Process V(B) (at the right of the FIG. 1 illustration) which is another primary process of this invention, the resulting product is a thixotrophic liquid coal fluid that can be used in a power plant fuel with its adjustable Btu level that depends on the mixing procedure. The use of these two processes together provides a profitable array of coal chemical gas constituents and a tank transportable liquefied coal fuel using a cheap low grade coal and waste material. Part of the function of the Process V is the extraction of Chlorine's from the waste plastic that would inhibit burning. In Process V the plastic feedstock is generally chopped plastic bottles and containers of all types as they occur in waste. To reduce shipping volume and long distance transport expense this plastic can be pre-melted in a vacuum and cast into an ingot form that can then be pallet-shipped on trucks and rail flat cars. It can be remelted, also in a vacuum and processed as a hot liquid or simply chopped into small parts and processed in that form. A gondola car of chopped waste plastic is shown here at (1) and coal cars are shown unloading at (2). The chopped waste plastic goes to a receiver (4) in the plastic reduction plant and the coal to a hopper (14) in the coal reduction processor.

Process I of this invention takes pulverized coal into the extruder at (6) and through its dual function (114) provides an insulating liner on the inner wall of the coal tube as it is extruded. This feedstock tube of extruded coal slides inside a Perforated Absorber Receiver Tube (15) as it is pushed upward in this unit that is rotating and driven by drive (12). A circulated fire is driven by Ram-jets (13) to travel in a looping Center-Fire path (137), a portion of which is entirely inside the extruded coal tube for its entire vertical length. The return path heats radiators (25) that heat the gas inside the Main Gas Chamber (26). The intense heat inside the tube of coal forces the chemical content out through the Absorber-Receiver Tube's perforations and into an air evacuated hot chamber or Main Gas Chamber (26) that is entirely enclosed. An Extruder Nozzle delivers the feedstock into the Absorber Receiver Tube at its top and the feedstock begins its travel upward in the Absorber Receiver Tube. To achieve this heat is delivered to the center of the feedstock tube with introduction in a porting arrangement in the Extruder Nozzle as the feedstock is being formed. This is a critical part of this invention. The Nozzle construction is such that it affords paths internally for the movement of extruded material delivered through the three admitting ports and through its structure. One path provides for the forming of the feedstock tube and the other two provide a division of porting internally so an outer extrudate lamination of fire-resistant material can cross over the feedstock tube and find its way to become the internal protective lining for the feedstock. In addition to the feedstock and its liner this special nozzle has porting and path provisions to receive the heat and flame of the Ram-jet as driven through the Center-Fire Loop, the fuel gases, compressed air and possibly oxygen when needed. Also in its upper section the outer surface of the feedstock is subjected to Vacuuming as it passes and a series of ports beyond that provide for Chemical Additives if they are required in the fire reduction of the feedstock so these changes are reflected in the gas products produced. These Nozzles have many variations as they relate to various processing factors involved in Processors I, II and III, all of which are common in principle but vary in forms. At the top of the Absorber Receiver tube the residual carbon extrusion is broken into pieces (16) that fall down a chute (17) below to a hammer mill (18) that pulverizes it prior to combining with the hydrocarbon alcohols (19) derived from the plastic plant (A). A volume of gases are taken off the coal reducer, these are held and circulated briefly in the Main Gas Chamber (26), taken off at (29) and ammonia liquor at (28). The stack-gas (31) goes to a scrubber, is cleaned and returned to the Gas Chamber for combining with the original gases and final takeoff with these at (29). The Process V plastic reduction plant (A) operates by moving plastic from a bladder like chamber (7) presses the material into a cylindrical form (4) to reduce air content and facilitate introduction to a vacuum chamber (3) that is in an isolated space between two pistons. Steam (219) is injected into this chamber with the plastic (3) and the two pistons (not shown here, but perpendicular to the plain of the illustration) are driven together violently in the shock reduction of the plastic. A like chamber is shown at (5) in a stage after the shock in which a liquid is shown as having been formed. In loading the feedstock plastic for this operation a high pressure air is supplied at (9) and a series of steam ejector vacuum units (8) cycle to pull vacuum on the chambers (3) and (5) as needed in sequence. One such line is shown at (10). The plastic liquor is freed of chlorine by the shock treatment that combines during the brief life H3 O with Chlorine to create a salable volume of Hydrochloric Acid. The alcohols flow from the unit and after mixing with the powdered char in the ribbon/shear mill (19) and the sonic unit (21) move through (22) to loading lines (23) and tank cars (24).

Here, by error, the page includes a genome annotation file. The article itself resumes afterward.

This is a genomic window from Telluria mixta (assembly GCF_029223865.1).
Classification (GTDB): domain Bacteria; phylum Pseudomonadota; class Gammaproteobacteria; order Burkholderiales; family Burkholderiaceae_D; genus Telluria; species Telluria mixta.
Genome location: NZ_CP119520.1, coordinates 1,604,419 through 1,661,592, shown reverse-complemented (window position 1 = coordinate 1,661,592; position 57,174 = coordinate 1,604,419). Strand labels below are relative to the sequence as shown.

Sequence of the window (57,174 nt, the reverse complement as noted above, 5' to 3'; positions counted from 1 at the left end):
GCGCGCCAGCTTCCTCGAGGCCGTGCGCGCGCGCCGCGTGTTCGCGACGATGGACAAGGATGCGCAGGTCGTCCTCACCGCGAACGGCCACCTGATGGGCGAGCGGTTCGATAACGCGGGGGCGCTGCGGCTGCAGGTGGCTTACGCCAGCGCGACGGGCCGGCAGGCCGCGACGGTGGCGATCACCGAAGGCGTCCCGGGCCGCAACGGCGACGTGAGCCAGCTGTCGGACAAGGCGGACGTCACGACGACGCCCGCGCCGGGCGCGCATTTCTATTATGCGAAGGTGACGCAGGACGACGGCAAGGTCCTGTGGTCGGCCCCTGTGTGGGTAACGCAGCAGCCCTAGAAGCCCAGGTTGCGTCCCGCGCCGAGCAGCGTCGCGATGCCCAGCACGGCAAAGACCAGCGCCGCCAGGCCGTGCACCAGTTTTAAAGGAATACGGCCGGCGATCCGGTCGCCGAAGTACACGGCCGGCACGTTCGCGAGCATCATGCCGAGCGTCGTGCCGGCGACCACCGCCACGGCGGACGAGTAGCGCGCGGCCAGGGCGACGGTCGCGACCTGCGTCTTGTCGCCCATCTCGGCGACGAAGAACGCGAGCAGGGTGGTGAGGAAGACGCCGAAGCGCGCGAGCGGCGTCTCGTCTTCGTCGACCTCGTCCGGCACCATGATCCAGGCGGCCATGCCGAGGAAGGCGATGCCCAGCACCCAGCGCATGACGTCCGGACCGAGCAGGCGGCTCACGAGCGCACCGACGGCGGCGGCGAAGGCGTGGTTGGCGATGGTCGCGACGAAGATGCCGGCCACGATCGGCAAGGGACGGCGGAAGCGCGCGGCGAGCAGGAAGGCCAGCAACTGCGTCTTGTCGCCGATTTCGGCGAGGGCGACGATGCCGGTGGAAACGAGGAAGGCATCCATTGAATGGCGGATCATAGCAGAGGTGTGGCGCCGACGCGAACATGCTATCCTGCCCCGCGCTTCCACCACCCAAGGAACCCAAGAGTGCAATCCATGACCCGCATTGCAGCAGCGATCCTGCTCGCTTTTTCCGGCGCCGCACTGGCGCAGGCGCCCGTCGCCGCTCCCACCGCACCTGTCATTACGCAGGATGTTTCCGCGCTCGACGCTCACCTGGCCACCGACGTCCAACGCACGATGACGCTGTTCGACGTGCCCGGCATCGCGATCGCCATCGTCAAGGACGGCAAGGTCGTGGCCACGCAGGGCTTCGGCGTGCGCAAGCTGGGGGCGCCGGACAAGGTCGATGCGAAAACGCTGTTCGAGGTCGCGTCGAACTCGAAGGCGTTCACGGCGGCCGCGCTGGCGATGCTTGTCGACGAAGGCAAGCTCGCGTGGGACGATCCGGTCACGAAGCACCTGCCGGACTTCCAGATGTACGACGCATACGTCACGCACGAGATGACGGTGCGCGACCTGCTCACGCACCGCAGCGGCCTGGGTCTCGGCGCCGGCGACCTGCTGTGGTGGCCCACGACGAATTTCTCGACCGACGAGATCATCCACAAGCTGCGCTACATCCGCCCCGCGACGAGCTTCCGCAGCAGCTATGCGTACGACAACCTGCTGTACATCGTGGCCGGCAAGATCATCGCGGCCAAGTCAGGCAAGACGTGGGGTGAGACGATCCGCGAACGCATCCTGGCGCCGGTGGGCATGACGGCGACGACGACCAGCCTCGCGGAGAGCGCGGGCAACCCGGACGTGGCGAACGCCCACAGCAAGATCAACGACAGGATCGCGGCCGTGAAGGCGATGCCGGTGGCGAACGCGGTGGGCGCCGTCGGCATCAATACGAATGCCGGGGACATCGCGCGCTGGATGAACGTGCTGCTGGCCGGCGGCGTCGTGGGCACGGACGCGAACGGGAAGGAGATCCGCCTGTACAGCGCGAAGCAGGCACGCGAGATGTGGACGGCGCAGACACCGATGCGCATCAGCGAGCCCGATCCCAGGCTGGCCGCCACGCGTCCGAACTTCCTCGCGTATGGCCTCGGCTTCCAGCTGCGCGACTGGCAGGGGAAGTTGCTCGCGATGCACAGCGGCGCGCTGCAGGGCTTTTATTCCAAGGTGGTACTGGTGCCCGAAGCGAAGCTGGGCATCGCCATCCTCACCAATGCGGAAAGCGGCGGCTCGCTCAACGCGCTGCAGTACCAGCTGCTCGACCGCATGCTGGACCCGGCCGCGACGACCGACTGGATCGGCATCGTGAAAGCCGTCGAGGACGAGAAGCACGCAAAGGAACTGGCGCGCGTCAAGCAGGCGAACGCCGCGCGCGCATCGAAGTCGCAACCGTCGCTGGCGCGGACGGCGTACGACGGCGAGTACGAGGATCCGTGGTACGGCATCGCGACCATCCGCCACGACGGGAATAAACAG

FIG. 2 comprises several of the different Processes of this Invention and these are designated as C, D, E, F G and H respectively.

This is a plant schematic illustration showing a continuation of processed gas (29) stack gas (31) and liquor (28) as handled from Processor I in the FIG. 1 as it passes or moves into the processes illustrated here.